That is why Germany is supporting relevant international processes.

At the climate conference in Paris in 2015, Germany called for a working group to be set up on climate change-induced displacement and migration. The task force took up its work in early 2017 and presented its recommendations at the climate conference in Katowice, Poland at the end of 2018. In its Plan of Action (External link) the Task Force on Displacement (External link) sets out a number of activities for compiling and making use of collective experience and knowledge. It publishes periodic status reports with information on its ongoing activities.

The BMZ works to facilitate the implementation of the Sendai-Framework for Disaster Risk Reduction (External link) of the United Nations both at policy-making level and through concrete development cooperation projects. The aim of the Framework is to avert disasters and minimise existing disaster risks and provide post-disaster recovery support.

The BMZ is also represented in the advisory body of the World Bank’s Global Global Facility for Disaster Reduction and Recovery (GFDRR (External link)). The partnership programme supports low and middle income countries in their efforts to analyse and lessen their risks from natural disasters and climate change. The BMZ is contributing financially to the GFDRR’s trust fund and to other climate risk initiatives (for instance, the Climate Risk & Early Warning Systems (External link) initiative).

In close cooperation with the Vulnerable Twenty (External link) (V20) group of the most vulnerable developing countries the G7 is setting up a Global Shield against Climate Risks. It is to provide quicker and more effective protection against the financial implications of climate risks such as extreme weather events for people and countries that are especially vulnerable and affected by poverty.

The BMZ supports the proposals made in the Protection Agenda endorsed by the Nansen Initiative in October 2015. The initiative was launched with the goal of providing better protection for people forced to migrate because of natural disasters.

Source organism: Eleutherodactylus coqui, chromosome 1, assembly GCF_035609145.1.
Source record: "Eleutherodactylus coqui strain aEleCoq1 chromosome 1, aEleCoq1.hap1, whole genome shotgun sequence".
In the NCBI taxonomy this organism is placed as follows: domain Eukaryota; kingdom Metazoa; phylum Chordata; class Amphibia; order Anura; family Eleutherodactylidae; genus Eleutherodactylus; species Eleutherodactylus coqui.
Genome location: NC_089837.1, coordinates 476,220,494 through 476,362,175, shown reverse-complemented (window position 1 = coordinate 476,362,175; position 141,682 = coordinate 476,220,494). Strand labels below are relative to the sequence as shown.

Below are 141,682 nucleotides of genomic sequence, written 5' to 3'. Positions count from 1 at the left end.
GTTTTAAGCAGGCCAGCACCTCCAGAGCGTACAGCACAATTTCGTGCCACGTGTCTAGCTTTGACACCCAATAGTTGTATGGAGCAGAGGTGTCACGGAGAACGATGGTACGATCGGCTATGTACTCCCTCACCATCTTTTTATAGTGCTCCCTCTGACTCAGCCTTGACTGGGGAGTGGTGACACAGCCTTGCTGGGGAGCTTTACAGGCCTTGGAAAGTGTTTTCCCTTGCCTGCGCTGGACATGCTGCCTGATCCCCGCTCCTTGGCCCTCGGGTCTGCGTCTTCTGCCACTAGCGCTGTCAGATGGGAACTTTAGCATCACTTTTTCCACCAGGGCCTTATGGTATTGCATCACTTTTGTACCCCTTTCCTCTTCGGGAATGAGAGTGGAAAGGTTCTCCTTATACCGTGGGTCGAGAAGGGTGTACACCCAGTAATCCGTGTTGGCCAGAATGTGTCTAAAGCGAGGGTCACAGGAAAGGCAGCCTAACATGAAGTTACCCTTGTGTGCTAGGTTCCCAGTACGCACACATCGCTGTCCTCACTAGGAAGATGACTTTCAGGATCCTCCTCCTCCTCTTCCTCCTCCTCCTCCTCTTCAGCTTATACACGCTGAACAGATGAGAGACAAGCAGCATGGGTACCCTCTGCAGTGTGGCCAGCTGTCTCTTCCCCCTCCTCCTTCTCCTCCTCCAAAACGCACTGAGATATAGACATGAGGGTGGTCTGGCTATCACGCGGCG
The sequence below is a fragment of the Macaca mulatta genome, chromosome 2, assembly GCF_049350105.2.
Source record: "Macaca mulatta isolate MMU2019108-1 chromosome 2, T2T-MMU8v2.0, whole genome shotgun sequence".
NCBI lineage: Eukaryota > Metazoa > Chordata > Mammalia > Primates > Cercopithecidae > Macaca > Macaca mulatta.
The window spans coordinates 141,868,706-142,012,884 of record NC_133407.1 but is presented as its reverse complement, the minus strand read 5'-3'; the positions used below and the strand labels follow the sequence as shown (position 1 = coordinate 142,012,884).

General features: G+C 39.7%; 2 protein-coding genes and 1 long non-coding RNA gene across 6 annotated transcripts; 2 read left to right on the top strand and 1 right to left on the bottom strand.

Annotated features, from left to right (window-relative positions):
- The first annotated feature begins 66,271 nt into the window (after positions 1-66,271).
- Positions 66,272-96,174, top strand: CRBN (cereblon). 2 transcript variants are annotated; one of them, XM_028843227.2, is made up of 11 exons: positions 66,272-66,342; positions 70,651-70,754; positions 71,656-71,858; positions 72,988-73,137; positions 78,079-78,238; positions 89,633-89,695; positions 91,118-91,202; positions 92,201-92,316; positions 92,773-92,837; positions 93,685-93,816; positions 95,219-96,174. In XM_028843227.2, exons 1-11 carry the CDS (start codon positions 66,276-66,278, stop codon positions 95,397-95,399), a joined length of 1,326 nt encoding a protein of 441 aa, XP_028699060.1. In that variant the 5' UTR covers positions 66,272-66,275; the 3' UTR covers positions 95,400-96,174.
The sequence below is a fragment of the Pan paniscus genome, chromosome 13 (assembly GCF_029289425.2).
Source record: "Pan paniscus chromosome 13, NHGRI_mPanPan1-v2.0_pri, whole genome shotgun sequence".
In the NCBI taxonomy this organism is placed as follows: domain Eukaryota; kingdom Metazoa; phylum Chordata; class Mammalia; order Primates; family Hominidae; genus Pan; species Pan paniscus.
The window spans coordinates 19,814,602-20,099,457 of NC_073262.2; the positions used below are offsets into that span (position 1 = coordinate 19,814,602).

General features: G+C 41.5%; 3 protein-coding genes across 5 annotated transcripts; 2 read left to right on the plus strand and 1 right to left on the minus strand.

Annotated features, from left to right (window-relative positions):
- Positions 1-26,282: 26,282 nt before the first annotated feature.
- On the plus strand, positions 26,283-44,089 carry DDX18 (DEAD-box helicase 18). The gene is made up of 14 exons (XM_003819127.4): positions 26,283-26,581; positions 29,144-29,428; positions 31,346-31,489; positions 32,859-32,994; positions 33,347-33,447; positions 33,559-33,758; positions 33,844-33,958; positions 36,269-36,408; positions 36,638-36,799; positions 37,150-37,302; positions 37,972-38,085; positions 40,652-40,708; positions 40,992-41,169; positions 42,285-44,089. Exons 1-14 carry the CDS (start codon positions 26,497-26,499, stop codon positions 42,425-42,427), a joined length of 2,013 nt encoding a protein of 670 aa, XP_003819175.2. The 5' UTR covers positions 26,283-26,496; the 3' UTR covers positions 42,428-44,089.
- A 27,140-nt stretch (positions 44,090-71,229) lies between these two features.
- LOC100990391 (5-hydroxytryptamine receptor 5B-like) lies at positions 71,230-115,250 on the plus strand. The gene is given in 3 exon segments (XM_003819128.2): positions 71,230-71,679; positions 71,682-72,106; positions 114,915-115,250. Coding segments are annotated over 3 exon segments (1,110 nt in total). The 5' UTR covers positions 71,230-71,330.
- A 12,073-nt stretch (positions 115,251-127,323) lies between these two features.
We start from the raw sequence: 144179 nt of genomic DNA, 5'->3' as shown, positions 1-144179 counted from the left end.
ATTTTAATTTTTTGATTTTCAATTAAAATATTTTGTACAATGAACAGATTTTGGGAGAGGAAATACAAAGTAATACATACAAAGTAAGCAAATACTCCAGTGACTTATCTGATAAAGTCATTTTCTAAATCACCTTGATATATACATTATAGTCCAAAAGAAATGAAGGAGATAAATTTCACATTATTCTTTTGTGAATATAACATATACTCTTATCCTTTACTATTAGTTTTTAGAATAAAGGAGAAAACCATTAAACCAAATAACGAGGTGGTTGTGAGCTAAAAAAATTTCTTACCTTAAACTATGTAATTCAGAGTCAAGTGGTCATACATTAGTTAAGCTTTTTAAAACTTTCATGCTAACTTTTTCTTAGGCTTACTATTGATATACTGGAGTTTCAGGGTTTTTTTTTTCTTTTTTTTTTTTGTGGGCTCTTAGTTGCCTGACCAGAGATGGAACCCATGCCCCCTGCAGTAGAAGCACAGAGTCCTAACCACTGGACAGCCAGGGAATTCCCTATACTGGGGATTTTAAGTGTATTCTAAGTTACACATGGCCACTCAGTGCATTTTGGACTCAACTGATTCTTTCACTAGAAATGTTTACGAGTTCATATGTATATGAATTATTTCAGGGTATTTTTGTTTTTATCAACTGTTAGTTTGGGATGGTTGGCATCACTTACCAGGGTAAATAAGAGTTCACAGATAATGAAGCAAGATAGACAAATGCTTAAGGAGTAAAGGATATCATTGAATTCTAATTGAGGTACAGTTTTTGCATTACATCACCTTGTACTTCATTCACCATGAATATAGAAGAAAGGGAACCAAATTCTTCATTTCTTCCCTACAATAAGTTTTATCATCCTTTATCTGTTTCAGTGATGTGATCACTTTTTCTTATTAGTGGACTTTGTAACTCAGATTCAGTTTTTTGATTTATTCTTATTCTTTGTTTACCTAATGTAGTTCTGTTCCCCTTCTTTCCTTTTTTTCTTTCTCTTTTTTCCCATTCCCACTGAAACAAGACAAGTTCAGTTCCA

The Protection Agenda comprises the following objectives:

  • improved management of displacement risks in affected countries,
  • improved humanitarian protection for cross-border migration and
  • improved data and knowledge base.

A Platform on Disaster Displacement (External link) was set up to help implement the Protection Agenda. Germany presided over the Platform until the end of 2017 and, since then, has been a proactive member and important supporter.

Germany was actively involved in the negotiations for the Global Compact for Safe, Orderly and Regular Migration (GCM (External link)) and fosters the implementation of the Compact. Recommendations made by the Compact include better analyses and exchange formats with regard to mobility patterns resulting from climate-related extreme weather events and slow-onset environmental changes. The aim is to develop effective adaptation and resilience strategies, in particular for the countries of origin of the migrants.

On top of that the GCM is aimed at drawing up strategies at both the regional and the international level to effectively address the challenges of migration and displacement in the context of climate change.

In 2019, the UN Secretary-General António Guterres launched the High-level Panel on Internal Displacement (External link). It has drawn up concrete recommendations on how to better prevent and respond to internal displacement. Together with the Federal Foreign Office the BMZ is supporting the implementation of the recommendations (External link) of the expert group and the Action Agenda on Internal Displacement.

The final report of the panel (External link) explicitly includes internally displaced persons who have had to flee the consequences of climate change. It makes the case for shifting priorities from humanitarian to development-oriented approaches, for instance through climate change mitigation and adaptation measures and targeted support for projects that increase people’s resilience.

The UN Secretary-General has published an Action Agenda for Internal Displacement (External link) that builds on the recommendations made by the panel. In this document, the United Nations commit, for example, to reducing the risks of displacement caused by climate change and natural disasters.


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As at: 13/07/2023